Important to Spiritualists
The spiritual movement resembles every other in this respect: that its growth is the work of time, and its refinement and solidification the result of causes working from within outward. The twenty-seven years which have elapsed since the rappings were first heard in Western New York, have not merely created a vast body of spiritualists, but moreover stimulated a large and constantly increasing number of superior minds into a desire and ability to grasp the laws which lie back of the phenomena themselves.
Until the present time these advanced thinkers have had no special organ for the Interchange of opinions. The leading spiritual papers are of necessity compelled to devote most of their space to communication of a trivial and purely personal character, which are interesting only to the friends of the spirits sending them, and to such as are just beginning to give attention to the subject. In England the London Spiritualist, and in France the Revue Spirite, present to us examples of the kind of paper that should have been established in this country long ago—papers which devote more space to the discussion of principles, the teaching of philosophy, and the display of conservative critical ability, than to the mere publication of the thousand and one minor occurrences of private and public circles.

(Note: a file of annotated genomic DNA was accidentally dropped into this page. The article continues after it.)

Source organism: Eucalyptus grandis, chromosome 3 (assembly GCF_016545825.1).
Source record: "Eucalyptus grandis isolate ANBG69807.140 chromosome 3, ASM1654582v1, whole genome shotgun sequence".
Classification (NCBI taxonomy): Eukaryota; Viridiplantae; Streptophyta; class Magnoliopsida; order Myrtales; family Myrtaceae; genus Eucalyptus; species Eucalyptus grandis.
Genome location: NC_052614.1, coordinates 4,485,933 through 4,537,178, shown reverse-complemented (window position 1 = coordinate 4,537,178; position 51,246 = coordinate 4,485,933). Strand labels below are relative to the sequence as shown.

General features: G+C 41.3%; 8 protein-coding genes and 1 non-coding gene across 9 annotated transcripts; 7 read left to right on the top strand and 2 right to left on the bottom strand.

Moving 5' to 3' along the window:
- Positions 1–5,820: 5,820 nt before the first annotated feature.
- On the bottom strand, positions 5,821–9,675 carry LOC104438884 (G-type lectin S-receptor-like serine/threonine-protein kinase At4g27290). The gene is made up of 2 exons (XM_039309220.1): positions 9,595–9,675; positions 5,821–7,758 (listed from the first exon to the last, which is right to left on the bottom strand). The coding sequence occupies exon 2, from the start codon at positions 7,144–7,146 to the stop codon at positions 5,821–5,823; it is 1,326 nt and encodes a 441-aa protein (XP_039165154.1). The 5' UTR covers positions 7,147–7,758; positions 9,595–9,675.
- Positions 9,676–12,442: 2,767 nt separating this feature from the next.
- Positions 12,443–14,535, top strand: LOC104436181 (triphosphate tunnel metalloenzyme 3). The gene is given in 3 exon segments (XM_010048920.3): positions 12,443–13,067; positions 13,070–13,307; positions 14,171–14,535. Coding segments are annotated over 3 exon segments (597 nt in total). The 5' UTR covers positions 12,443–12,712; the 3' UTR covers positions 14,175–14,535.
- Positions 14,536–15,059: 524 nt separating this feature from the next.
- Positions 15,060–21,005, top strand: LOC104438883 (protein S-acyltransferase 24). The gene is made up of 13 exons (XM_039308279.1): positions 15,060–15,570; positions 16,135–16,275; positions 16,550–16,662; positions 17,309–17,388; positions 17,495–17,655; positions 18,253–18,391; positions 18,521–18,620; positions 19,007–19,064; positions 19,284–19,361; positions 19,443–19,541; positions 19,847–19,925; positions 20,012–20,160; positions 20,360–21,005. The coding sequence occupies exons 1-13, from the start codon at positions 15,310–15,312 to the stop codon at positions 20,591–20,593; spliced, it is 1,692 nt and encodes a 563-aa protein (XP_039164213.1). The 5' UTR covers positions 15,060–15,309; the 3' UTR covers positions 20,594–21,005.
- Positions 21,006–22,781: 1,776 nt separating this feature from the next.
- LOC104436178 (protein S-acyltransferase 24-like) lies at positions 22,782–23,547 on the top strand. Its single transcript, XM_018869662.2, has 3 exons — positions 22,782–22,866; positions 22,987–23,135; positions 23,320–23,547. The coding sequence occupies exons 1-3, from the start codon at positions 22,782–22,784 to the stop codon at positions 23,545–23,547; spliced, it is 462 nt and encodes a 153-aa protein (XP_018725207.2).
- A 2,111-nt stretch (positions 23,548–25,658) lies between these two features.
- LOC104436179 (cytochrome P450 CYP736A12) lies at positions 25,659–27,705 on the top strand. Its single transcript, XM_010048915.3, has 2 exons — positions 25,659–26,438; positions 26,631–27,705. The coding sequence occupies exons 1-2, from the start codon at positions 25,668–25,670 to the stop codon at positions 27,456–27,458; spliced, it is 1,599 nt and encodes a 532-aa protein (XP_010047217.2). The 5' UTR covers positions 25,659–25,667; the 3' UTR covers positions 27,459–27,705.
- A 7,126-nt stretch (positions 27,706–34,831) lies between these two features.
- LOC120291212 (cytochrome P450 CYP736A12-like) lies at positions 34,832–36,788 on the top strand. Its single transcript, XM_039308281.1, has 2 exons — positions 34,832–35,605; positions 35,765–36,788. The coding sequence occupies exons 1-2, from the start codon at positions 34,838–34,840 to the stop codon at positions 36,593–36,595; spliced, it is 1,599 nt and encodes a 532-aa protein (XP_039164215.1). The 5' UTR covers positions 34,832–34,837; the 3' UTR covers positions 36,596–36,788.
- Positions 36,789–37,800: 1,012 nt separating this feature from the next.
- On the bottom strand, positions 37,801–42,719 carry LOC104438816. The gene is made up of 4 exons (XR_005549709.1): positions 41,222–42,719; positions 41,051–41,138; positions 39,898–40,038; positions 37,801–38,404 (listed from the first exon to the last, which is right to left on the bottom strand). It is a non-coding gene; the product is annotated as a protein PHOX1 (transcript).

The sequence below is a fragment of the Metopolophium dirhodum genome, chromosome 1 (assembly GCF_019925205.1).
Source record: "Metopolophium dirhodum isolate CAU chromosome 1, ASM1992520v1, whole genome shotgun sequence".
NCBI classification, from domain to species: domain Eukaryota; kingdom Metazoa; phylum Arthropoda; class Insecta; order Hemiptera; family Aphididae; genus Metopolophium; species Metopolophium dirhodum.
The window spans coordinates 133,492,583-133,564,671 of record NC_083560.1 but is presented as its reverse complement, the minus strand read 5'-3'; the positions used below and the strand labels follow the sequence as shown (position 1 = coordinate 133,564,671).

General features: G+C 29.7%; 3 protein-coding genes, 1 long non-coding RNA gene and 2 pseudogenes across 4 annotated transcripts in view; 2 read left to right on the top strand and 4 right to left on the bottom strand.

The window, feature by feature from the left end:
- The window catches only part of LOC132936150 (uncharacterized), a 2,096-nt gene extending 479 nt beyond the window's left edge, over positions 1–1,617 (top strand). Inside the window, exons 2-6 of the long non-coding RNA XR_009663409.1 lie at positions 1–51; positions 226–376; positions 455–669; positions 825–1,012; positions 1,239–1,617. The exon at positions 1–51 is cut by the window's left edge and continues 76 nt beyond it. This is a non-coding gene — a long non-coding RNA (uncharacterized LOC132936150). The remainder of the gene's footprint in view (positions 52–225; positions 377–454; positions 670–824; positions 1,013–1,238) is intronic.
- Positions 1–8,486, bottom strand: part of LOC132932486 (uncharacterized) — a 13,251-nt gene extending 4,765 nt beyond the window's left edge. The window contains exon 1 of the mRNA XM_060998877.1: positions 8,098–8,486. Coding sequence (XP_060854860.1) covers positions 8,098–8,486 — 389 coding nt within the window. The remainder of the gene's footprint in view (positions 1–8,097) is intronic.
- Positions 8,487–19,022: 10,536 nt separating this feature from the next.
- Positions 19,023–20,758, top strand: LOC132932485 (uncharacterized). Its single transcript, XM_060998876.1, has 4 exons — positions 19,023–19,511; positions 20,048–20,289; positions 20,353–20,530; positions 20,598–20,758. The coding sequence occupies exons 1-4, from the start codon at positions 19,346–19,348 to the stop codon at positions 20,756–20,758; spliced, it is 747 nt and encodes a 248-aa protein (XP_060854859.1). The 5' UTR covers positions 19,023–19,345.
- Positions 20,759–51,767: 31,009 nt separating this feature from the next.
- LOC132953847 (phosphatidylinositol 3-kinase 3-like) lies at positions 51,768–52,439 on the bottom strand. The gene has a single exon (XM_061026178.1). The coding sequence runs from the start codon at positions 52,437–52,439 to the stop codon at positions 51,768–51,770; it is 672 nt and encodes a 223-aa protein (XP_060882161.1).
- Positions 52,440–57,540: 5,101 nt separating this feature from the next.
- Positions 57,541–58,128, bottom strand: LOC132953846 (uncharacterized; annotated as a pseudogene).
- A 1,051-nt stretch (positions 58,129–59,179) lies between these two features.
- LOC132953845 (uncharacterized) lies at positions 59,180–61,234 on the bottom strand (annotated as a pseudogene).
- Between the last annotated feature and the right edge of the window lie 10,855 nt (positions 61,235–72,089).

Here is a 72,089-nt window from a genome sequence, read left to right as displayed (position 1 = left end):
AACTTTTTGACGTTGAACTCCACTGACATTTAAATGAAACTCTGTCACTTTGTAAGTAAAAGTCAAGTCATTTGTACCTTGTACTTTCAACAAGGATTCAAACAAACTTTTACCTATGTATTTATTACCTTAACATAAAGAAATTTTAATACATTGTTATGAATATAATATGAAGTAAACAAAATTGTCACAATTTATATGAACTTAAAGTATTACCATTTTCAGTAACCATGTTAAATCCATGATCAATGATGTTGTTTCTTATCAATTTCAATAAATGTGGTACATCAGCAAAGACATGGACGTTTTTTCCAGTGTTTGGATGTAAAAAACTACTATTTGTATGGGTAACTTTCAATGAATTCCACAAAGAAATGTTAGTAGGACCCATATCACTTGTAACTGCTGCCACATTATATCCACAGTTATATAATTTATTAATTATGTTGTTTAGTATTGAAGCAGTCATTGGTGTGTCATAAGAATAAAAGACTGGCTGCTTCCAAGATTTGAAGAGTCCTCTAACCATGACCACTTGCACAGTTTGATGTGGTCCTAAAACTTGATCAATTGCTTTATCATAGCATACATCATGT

It is the standing reproach of American Spiritualism that it teaches so few things worthy of a thoughtful man’s attention; that so few of its phenomena occur under conditions satisfactory to men of scientific training; that the propagation of its doctrines is in the hands of so many ignorant, if not positively vicious, persons; and that it offers, in exchange for the orderly arrangements of prevailing religious creeds, nothing but an undigested system of present and future moral and social relations and accountability.
The best thoughts of our best minds have heretofore been confined to volumes whose price has, is most instances, placed them beyond the reach of the masses, who most needed to be familiar with them. To remedy this evil, to bring our authors into familiar intercourse with the great body of spiritualists, to create an organ upon which we may safely count to lead us in our fight with old superstitions and mouldy creeds, a few earnest spiritualists have now united.
Instead of undertaking the doubtful and costly experiment of starting a new paper, they have selected the Spiritual Scientist, of Boston, as the organ of this new movement. Its intelligent management up to the present time, by Mr. Gerry Brown, and the commendable tone that he has given to its columns, make comparatively easy the task of securing the co-operation of the writers whose names will be a guarantee of its brilliant success. Although the object has been agitated only about three weeks, the Committee have already received promises from several of our best known authors to write for the paper, and upon the strength of those assurances many subscriptions have been sent in from different cities. The movement is not intended to undermine or destroy any of the existing spiritualistic journals: there is room for all, and patronage for all.